AAPS News - Volume 67, no. 8 - August 2011
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Some leftists are disturbed by Barack Obama’s failure to make a moral case for his signature legislation (ACA, the Affordable Care Act), writes John Goodman.
"How can there be a moral case for a 2,700-page bill that was shaped and molded by self-seeking interests, with no more regard for principle than one would find in a game of musical chairs?" he asks. It’s like asking for a moral case for the IRS code.
Economist Goodman states that ObamaCare is "self-evidently immoral." Even if you believe that some of us have a moral obligation to help others with their medical care, "what does that belief have to do with legislation in which costs and benefits are strewn about with all the care of a drunken sailor?"
What moral code justifies the following, he asks:
Forcing some people to pay more, and allowing other people to pay less, than the cost of their insurance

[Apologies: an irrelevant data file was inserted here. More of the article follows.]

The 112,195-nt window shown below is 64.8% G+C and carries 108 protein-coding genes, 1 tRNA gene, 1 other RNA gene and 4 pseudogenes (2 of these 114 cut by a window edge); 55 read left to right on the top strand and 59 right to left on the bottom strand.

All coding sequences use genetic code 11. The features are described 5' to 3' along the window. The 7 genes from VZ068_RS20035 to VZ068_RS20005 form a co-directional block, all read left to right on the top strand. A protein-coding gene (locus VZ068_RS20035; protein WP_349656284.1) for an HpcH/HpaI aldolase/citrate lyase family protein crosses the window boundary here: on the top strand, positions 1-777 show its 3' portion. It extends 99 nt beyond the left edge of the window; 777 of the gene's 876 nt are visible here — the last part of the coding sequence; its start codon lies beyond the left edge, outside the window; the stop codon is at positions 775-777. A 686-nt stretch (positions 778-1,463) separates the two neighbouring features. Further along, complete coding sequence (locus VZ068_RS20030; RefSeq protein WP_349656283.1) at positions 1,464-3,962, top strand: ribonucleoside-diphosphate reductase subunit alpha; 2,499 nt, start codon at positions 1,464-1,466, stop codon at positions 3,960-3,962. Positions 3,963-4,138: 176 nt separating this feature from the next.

Giving people in health insurance exchanges up to 10 times as much federal subsidy as those of the same income level who get insurance at work
Forcing young people to pay two to three times the real cost of their insurance to subsidize older people with more assets
Taking from people who need crutches or wheelchairs or pacemakers to give to...well, who knows?
Common law, Goodman writes, is focused on the question of "who owes what to whom, given that we are all equal before the law and each of us has the right to pursue his own interests."
He challenges leftists to come up with a treatise on ethics that explains and justifies the what and why of forcible redistribution of wealth (http://healthblog.ncpa.org 7/6/11).
The Calculus of "Equity"